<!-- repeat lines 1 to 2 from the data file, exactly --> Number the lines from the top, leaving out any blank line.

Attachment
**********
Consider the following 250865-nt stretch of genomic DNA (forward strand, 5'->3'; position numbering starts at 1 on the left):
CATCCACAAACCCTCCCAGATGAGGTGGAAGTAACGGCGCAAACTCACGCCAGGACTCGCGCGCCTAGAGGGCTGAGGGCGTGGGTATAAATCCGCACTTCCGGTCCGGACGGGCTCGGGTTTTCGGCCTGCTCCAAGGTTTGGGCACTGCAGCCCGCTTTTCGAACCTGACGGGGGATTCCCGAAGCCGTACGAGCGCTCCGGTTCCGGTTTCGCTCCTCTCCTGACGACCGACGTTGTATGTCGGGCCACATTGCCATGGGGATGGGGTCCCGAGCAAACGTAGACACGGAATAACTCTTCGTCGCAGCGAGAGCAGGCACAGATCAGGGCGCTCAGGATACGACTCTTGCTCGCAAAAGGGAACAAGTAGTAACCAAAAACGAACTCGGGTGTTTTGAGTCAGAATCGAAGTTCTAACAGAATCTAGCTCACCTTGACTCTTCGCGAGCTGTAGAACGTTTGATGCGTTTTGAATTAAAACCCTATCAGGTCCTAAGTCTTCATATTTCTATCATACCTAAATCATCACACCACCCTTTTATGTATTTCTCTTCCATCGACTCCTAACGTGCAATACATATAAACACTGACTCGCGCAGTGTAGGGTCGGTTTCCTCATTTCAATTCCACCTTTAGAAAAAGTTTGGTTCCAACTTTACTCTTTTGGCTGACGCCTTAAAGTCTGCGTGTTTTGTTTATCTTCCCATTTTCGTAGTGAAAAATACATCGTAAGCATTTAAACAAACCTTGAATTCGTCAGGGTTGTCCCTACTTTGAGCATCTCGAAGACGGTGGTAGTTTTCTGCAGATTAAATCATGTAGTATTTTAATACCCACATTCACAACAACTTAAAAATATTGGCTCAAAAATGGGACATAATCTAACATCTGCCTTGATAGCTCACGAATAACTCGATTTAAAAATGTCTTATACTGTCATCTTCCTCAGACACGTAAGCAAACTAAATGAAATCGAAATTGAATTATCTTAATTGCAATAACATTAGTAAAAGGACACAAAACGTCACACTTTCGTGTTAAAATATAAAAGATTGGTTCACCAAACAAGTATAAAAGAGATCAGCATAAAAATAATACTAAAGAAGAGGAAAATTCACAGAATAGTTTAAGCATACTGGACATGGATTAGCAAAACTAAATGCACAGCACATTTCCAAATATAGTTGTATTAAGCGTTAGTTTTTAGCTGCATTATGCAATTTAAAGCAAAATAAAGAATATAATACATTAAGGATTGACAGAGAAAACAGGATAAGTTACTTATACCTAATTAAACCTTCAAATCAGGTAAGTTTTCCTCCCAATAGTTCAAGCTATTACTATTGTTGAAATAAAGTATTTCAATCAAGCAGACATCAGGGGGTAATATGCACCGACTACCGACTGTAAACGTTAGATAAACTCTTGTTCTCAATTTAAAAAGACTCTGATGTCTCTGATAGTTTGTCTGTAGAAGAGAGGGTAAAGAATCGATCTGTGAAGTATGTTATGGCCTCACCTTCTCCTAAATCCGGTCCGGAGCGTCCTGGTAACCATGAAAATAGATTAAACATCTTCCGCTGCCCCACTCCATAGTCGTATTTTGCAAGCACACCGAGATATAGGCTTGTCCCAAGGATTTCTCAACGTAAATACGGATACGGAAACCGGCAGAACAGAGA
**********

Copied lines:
Consider the following 250865-nt stretch of genomic DNA (forward strand, 5'->3'; position numbering starts at 1 on the left):
CATCCACAAACCCTCCCAGATGAGGTGGAAGTAACGGCGCAAACTCACGCCAGGACTCGCGCGCCTAGAGGGCTGAGGGCGTGGGTATAAATCCGCACTTCCGGTCCGGACGGGCTCGGGTTTTCGGCCTGCTCCAAGGTTTGGGCACTGCAGCCCGCTTTTCGAACCTGACGGGGGATTCCCGAAGCCGTACGAGCGCTCCGGTTCCGGTTTCGCTCCTCTCCTGACGACCGACGTTGTATGTCGGGCCACATTGCCATGGGGATGGGGTCCCGAGCAAACGTAGACACGGAATAACTCTTCGTCGCAGCGAGAGCAGGCACAGATCAGGGCGCTCAGGATACGACTCTTGCTCGCAAAAGGGAACAAGTAGTAACCAAAAACGAACTCGGGTGTTTTGAGTCAGAATCGAAGTTCTAACAGAATCTAGCTCACCTTGACTCTTCGCGAGCTGTAGAACGTTTGATGCGTTTTGAATTAAAACCCTATCAGGTCCTAAGTCTTCATATTTCTATCATACCTAAATCATCACACCACCCTTTTATGTATTTCTCTTCCATCGACTCCTAACGTGCAATACATATAAACACTGACTCGCGCAGTGTAGGGTCGGTTTCCTCATTTCAATTCCACCTTTAGAAAAAGTTTGGTTCCAACTTTACTCTTTTGGCTGACGCCTTAAAGTCTGCGTGTTTTGTTTATCTTCCCATTTTCGTAGTGAAAAATACATCGTAAGCATTTAAACAAACCTTGAATTCGTCAGGGTTGTCCCTACTTTGAGCATCTCGAAGACGGTGGTAGTTTTCTGCAGATTAAATCATGTAGTATTTTAATACCCACATTCACAACAACTTAAAAATATTGGCTCAAAAATGGGACATAATCTAACATCTGCCTTGATAGCTCACGAATAACTCGATTTAAAAATGTCTTATACTGTCATCTTCCTCAGACACGTAAGCAAACTAAATGAAATCGAAATTGAATTATCTTAATTGCAATAACATTAGTAAAAGGACACAAAACGTCACACTTTCGTGTTAAAATATAAAAGATTGGTTCACCAAACAAGTATAAAAGAGATCAGCATAAAAATAATACTAAAGAAGAGGAAAATTCACAGAATAGTTTAAGCATACTGGACATGGATTAGCAAAACTAAATGCACAGCACATTTCCAAATATAGTTGTATTAAGCGTTAGTTTTTAGCTGCATTATGCAATTTAAAGCAAAATAAAGAATATAATACATTAAGGATTGACAGAGAAAACAGGATAAGTTACTTATACCTAATTAAACCTTCAAATCAGGTAAGTTTTCCTCCCAATAGTTCAAGCTATTACTATTGTTGAAATAAAGTATTTCAATCAAGCAGACATCAGGGGGTAATATGCACCGACTACCGACTGTAAACGTTAGATAAACTCTTGTTCTCAATTTAAAAAGACTCTGATGTCTCTGATAGTTTGTCTGTAGAAGAGAGGGTAAAGAATCGATCTGTGAAGTATGTTATGGCCTCACCTTCTCCTAAATCCGGTCCGGAGCGTCCTGGTAACCATGAAAATAGATTAAACATCTTCCGCTGCCCCACTCCATAGTCGTATTTTGCAAGCACACCGAGATATAGGCTTGTCCCAAGGATTTCTCAACGTAAATACGGATACGGAAACCGGCAGAACAGAGA